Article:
Impact markets as a mechanism for not loosing your edge
Here is a story I like about how to use impact markets to produce value:
- You are Open Philanthropy and you think that something is not worth funding because it doesn’t meet your bar
- You agree that if you later change your mind and in hindsight, after the project is completed, come to think you should have funded it, you’ll buy the impact shares, in n years. That is, if the project needs $X to be completed, you promise you’ll spend $X plus some buffer buying its impact shares.
- The market decides whether you are wrong. If the market is confident that you are wrong, it can invest in a project, make it happen, and then later be paid once you realize you were wrong
The reverse variant is a normal prediction market:
- You are Open Philanthropy, and you decide that something is worth funding
- Someone disagrees, and creates a prediction market on whether you will change your mind in n years
- You’ve previously committed to betting some fraction of a grant on such markets
- When the future arrives, if you were right you get more money, if you were wrong you give your money to people who were better at predicting your future evaluations than you, and they will be more able to shift said prediction markets in the future.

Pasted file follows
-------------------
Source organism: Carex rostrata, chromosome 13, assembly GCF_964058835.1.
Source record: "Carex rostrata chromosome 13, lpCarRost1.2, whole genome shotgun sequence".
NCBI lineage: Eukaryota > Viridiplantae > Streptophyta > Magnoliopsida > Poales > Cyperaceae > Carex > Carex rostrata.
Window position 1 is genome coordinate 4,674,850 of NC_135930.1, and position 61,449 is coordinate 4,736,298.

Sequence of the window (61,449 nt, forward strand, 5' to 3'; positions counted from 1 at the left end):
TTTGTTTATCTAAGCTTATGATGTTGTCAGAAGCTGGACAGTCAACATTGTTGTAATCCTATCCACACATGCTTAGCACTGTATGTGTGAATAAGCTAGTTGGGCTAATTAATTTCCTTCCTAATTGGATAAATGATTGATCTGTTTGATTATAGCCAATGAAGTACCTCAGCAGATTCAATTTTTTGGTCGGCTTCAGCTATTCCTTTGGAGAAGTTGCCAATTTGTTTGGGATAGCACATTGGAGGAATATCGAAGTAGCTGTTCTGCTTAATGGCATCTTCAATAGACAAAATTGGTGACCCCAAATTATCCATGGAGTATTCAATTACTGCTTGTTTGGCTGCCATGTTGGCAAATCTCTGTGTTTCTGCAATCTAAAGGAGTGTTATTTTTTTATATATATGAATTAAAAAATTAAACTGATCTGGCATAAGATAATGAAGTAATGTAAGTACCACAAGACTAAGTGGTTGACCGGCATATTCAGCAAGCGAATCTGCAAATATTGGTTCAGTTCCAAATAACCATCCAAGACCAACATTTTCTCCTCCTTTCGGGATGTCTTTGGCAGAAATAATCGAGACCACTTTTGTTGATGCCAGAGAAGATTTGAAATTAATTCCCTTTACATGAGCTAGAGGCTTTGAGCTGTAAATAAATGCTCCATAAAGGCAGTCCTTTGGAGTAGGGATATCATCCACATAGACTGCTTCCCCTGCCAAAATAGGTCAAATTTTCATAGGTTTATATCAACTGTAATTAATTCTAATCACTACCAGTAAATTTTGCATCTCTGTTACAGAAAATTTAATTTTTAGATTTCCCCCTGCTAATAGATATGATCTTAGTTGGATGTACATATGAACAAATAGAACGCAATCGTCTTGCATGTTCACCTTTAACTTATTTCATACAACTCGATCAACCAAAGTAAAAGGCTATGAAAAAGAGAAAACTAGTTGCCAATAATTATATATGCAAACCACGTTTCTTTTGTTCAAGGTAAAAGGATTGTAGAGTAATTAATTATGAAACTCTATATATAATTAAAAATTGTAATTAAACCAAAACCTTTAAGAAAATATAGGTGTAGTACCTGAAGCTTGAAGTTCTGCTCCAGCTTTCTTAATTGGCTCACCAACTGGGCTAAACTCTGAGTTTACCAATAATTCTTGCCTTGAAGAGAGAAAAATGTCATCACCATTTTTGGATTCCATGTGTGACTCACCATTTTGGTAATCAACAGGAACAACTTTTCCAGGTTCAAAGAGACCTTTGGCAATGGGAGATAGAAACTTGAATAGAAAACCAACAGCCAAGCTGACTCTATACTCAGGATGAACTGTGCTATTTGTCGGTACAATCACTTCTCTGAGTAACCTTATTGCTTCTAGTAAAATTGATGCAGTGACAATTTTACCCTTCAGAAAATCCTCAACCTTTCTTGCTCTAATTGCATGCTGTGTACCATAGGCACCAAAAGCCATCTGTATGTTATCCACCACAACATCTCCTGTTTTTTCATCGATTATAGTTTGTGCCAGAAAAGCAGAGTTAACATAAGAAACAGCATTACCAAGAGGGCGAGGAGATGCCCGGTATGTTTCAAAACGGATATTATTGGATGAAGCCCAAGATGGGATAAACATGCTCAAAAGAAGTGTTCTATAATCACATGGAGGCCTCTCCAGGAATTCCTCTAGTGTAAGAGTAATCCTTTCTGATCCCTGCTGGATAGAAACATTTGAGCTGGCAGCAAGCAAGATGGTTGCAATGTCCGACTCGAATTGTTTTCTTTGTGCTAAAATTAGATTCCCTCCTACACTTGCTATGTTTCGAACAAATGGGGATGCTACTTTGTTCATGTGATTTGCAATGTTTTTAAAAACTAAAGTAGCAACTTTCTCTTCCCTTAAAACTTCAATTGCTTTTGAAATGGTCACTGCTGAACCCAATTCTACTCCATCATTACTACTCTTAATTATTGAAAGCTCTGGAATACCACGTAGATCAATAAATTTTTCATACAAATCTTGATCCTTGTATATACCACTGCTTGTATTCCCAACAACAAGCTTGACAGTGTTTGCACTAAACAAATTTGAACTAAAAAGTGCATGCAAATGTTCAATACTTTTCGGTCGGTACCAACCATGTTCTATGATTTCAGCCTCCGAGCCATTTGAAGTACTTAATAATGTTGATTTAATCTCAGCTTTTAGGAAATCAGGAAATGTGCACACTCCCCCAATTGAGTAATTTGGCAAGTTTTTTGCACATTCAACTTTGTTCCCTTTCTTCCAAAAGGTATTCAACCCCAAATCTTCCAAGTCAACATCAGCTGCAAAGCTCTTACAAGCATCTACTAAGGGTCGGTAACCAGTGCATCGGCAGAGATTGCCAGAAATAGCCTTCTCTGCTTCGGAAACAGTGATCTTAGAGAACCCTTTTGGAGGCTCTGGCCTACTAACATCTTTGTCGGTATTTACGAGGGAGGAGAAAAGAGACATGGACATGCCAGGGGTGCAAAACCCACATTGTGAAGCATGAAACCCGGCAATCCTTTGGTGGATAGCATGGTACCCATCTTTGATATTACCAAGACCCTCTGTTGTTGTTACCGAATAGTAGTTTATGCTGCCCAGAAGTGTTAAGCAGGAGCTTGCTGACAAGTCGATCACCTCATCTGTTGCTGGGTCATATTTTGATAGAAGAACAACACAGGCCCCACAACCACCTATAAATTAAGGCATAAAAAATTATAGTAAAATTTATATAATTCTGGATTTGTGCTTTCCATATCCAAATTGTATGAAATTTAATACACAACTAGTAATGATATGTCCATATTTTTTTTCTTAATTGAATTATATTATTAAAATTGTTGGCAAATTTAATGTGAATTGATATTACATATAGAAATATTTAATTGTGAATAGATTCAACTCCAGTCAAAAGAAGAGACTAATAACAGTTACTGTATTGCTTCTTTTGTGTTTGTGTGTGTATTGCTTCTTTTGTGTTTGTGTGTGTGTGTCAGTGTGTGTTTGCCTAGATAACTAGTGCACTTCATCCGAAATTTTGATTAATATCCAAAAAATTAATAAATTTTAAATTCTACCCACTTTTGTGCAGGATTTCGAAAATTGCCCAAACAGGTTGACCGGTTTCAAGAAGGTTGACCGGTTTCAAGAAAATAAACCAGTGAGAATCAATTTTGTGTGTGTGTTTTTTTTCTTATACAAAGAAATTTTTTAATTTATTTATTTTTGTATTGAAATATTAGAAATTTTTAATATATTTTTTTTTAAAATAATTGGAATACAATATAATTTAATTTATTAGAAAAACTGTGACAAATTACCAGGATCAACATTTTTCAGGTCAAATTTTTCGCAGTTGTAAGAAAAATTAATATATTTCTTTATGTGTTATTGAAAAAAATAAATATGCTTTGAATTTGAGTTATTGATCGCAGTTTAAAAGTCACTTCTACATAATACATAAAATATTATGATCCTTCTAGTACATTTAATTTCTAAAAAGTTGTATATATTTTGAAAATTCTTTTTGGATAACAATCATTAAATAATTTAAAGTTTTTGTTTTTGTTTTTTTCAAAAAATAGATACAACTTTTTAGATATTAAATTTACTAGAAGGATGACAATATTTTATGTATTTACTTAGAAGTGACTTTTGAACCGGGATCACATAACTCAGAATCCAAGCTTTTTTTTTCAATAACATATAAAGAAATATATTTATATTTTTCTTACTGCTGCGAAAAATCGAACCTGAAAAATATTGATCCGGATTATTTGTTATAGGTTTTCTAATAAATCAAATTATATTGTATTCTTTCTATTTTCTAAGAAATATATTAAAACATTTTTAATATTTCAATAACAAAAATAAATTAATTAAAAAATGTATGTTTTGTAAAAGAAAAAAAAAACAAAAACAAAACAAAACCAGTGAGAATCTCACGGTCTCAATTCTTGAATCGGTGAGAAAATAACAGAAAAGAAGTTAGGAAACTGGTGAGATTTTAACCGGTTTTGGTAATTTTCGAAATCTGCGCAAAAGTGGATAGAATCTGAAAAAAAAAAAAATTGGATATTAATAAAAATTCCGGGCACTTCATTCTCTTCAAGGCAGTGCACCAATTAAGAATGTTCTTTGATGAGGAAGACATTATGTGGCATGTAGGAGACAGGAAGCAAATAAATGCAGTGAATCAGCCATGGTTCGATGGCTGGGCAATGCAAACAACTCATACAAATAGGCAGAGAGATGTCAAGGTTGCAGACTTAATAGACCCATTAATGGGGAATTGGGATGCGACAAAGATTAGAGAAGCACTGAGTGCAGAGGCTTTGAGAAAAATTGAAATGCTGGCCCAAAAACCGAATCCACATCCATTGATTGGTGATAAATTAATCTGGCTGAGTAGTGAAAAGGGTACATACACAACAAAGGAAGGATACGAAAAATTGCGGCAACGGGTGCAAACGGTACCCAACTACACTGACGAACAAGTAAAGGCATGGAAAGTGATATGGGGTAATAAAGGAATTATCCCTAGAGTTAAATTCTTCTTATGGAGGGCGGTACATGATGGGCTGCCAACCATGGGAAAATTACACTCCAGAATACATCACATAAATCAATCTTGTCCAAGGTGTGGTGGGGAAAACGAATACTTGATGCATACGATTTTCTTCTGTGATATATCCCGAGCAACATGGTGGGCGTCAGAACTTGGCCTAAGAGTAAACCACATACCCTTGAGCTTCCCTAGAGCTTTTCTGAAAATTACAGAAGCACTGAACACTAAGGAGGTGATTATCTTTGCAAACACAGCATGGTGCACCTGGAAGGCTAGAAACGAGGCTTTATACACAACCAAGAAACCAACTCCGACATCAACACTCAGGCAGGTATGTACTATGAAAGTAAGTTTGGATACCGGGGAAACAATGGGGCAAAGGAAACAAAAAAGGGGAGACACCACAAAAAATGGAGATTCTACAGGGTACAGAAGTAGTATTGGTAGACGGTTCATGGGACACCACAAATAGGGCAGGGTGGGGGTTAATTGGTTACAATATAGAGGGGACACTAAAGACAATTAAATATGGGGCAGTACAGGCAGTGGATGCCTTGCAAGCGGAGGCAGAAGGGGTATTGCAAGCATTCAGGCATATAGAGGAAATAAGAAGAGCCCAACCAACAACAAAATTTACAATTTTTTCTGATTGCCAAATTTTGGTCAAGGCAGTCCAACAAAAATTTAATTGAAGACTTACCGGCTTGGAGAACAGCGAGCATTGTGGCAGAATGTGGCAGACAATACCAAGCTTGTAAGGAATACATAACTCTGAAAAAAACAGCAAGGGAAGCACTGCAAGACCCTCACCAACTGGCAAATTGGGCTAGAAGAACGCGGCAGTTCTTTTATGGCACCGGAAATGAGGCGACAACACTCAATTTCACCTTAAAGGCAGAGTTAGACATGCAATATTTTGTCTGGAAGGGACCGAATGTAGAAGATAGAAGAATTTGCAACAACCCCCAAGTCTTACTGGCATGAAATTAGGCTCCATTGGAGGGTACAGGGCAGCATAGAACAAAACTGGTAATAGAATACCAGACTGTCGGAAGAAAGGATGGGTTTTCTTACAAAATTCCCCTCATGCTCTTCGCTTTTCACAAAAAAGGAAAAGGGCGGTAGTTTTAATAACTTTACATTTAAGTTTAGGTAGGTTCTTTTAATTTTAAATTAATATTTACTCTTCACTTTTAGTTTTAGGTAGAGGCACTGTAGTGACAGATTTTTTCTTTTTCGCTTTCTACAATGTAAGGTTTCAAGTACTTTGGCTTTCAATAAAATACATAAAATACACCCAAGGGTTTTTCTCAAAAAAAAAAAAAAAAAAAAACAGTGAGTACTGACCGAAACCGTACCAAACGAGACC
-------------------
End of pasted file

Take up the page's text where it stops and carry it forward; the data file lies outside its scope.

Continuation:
So in this story, you create these impact markets and prediction markets because you appreciate having early indicators that something is not a good idea, and you don’t want to throw good money after that. You also anticipate being more right if you give the market an incentive to prove you wrong. In this story, you also don’t want to lose money, so to keep your edge, you punish yourself for being wrong, and in particular you don’t mind giving your money to people who have better models of the future than you do, because, for instance, you could choose to only bet against people you think are altruistic.
A variant of this that I also like is:
- You are the Survival and Flourishing Fund. You think that your methodology is much better, and that OpenPhilanthropy’s longtermist branch is being too risk averse
- You agree on some evaluation criteria, and you bet $50M money that your next $50M will have a higher impact than their next $50M
- At the end, the philanthropic institution which has done better gets $50M from the other.
In that story, you make this bet because you think that replacing yourself with a better alternative would be a positive.
Contrast this with the idea of impact markets which I’ve seen in the water supply, which is something like “impact certificates are like NFTs, and people will want to have them”. I don’t like that story, because it’s missing a lot of steps, and purchasers of impact certificates are taking some very fuzzy risks that people will want to buy the impact-NFTs.
- Although in the end this kind of setup could move large amounts of money, I’d probably recommend starting very small, to train the markets and test and refine the evaluation systems.
- Note that for some bets, Open Philanthropy doesn’t need to believe that they are more than 50% likely to succeed, it just has to believe that it’s overall worth it. E.g., it could have a 20% chance of succeeding but have a large payoff. That’s fine, you could offere a market which takes those odds into account.